The system determines the resources required to start the Server.
Prepare Start VMPREPARE_START_VM
Step 11: Wait for Start VM Datastore Reservation
The system locates the resources required to start the Server.
Wait For Start VM Datastore reservationWAIT_FOR_START_VM_DATASTORE_RESERVATION
Step 12: Prepare Move VMX and Files Task
The system calculates the resources required for any removable drives attached to the Server.
Prepare Move VMX and Files TaskPREPARE_MOVE_VMX_AND_FILES_TASK
Step 13: Wait for Move VMX Datastore Reservation
The system locates the resources required for removable drives attached to the Server.
Wait for Move VMX Datastore ReservationWAIT_FOR_MOVE_VMX_DATASTORE_RESERVATION
Step 14: Move VMX and Files
If necessary the system moves the removable drives and related configuration to a datastore with a sufficient level of space available.
Move VMX and FilesMOVE_VMX_AND_FILES
Step 15: Wait for Move VMX and Files
The system waits for the relocation of the Server in the VMware vCenter to complete.
Wait for Move VMX and FilesWAIT_FOR_MOVE_VMX_AND_FILES
Step 16: Power on VM Task
Guest OS Customization occurs when the server is first started. This step powers on the server to allow Guest OS Customization to start.
Power on VM TaskPOWER_ON_VM_TASK
Step 17: Wait for Power on VM Task
VMware powers on the server.
Wait for Power on VM TaskWAIT_FOR_POWER_ON_VM_TASK
Step 18: Wait for Guest OS Customization
VMware assigns the private IP address, network, password, and other variables to the virtual server. This process normally takes a couple of minutes for Linux machines, but takes longer (as long as 10-15 minutes) for Microsoft Windows servers as the process for those Operating Systems involves several reboots.
Wait for Guest OS CustomizationWAIT_FOR_GUEST_OS_CUSTOMIZATION
Step 19: Wait for Guest IP Address
The system ensures the private IP addresses have been correctly installed and are available on your Cloud Network.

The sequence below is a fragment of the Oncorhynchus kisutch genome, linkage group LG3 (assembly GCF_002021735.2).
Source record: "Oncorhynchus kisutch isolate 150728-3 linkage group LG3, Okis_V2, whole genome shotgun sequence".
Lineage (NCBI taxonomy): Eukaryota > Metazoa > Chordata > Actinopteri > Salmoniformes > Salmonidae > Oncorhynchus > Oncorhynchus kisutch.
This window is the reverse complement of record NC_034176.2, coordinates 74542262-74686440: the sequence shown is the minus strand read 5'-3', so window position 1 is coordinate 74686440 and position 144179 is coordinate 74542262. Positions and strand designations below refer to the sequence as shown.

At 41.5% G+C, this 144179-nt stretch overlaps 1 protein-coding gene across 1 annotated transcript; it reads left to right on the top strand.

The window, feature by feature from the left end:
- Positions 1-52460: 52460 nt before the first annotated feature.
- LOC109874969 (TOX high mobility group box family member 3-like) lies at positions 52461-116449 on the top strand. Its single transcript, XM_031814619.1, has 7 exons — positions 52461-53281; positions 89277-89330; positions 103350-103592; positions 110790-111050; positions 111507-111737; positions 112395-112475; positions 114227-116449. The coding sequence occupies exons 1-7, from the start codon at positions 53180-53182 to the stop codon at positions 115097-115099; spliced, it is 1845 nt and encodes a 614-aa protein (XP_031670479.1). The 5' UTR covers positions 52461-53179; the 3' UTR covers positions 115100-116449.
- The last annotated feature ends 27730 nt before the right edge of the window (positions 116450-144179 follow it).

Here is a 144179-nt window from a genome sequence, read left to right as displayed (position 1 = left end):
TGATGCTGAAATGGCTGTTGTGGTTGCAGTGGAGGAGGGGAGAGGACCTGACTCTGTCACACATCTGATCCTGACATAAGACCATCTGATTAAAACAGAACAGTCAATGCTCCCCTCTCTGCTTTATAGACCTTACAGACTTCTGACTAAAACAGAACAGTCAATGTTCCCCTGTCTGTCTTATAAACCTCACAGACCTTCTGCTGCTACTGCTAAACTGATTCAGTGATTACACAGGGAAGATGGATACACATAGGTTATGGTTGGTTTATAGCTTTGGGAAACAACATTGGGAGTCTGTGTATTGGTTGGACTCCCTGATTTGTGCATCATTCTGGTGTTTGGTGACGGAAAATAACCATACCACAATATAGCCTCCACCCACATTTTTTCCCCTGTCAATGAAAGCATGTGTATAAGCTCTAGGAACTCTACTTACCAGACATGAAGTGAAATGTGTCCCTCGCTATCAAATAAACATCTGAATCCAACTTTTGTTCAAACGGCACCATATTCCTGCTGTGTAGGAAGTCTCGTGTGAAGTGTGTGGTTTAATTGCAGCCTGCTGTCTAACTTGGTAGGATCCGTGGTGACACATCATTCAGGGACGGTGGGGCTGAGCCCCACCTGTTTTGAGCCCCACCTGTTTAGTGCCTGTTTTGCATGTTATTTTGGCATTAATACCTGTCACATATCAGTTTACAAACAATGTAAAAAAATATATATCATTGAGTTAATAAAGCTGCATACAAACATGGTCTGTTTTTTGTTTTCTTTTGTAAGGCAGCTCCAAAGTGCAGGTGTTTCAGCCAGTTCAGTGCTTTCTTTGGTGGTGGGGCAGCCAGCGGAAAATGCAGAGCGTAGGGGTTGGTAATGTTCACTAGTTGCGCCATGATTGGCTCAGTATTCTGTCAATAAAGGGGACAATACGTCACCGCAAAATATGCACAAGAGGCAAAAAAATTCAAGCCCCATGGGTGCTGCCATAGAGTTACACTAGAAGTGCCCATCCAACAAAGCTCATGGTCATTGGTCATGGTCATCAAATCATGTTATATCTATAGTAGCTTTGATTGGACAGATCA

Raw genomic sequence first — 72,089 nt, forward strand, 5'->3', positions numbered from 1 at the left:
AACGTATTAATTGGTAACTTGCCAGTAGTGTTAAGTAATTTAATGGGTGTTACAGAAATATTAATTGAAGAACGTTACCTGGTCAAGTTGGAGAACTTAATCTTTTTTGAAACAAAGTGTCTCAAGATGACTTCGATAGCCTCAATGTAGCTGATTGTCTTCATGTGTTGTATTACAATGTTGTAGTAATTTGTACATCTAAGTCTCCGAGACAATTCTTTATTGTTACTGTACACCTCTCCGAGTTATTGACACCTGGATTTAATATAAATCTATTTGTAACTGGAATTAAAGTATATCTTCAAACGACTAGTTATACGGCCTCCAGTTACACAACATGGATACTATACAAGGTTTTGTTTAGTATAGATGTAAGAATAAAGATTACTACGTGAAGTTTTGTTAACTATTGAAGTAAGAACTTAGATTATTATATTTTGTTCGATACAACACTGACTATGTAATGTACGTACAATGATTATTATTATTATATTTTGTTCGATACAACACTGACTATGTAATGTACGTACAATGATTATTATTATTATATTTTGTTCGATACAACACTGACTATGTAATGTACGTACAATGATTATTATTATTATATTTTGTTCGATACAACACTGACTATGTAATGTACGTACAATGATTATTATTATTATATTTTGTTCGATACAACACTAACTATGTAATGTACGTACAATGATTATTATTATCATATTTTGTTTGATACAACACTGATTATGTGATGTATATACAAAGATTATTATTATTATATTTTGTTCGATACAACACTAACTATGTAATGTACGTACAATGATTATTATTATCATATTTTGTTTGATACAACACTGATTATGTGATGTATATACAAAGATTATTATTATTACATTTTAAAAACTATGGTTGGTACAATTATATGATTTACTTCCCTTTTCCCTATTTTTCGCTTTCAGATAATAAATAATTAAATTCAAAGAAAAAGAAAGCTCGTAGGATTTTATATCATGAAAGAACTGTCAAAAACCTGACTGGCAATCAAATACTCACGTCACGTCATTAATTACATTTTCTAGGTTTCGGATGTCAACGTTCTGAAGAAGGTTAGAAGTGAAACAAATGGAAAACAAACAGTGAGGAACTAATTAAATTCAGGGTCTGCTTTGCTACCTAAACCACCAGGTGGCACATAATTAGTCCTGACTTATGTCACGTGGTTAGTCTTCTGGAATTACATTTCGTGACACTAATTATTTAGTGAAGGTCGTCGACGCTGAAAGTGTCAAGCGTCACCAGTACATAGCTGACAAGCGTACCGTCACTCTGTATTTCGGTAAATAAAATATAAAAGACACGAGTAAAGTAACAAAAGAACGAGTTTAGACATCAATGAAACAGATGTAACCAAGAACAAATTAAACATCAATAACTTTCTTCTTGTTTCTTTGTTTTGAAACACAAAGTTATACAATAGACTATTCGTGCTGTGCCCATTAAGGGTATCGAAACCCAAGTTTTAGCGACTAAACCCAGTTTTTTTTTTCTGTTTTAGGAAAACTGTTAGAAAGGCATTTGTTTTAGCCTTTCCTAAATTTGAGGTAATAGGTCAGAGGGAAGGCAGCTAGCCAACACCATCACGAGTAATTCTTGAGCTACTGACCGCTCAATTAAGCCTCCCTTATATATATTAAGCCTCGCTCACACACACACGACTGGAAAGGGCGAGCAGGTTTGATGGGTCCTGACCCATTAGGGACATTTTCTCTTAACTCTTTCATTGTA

Wait for Guest IP AddressWAIT_FOR_GUEST_IP_ADDRESS
Step 20: Power Off VM Task
If you have requested that the server be stopped on deployment, this optional step initiates the shutdown.
Power Off VM TaskPOWER_OFF_VM_TASK
Step 21: Wait for Power Off VM Task
VMware powers off the server.
Wait for Power Off VM taskWAIT_FOR_POWER_OFF_VM_TASK
Step 22: Read VM Configuration
Details of the Server are read from the VMware vCenter
Read VM ConfigurationREAD_VM_CONFIGURATION

Guest OS Customization Additional Notes and Best Practices

  1. Guest OS Customization Images Have Only one NIC - Guest OS Customization Images have only one NIC embedded in them. Additional NICs in MCP 2.0 locations are added as part of the Guest OS customization process (see following note regarding ordering). When you clone a server to create a Guest OS Customization Client Image, a copy of the Source Server is made but all NICs except the Primary NIC are removed - this is different than the Non-Guest OS Customization Image, where the NIC structure is retained.
  2. Guest OS Customization NIC ordering is Unpredictable - When you deploy from a Guest OS Customization Image, you can choose to add additional NICs, but the order in which these NICs will be perceived by the OS is unpredictable. The Primary NIC will always be consistently the first one but others may vary per deployment. If you need to switch NICs after deployment to make sure the NIC is connected to a specific named interface in the OS, see How to Exchange VLANs between Two Different NICs.
  3. Ensure your Images Have VM Tools Running - VM Tools must be running in order for a server to work with Guest OS Customization.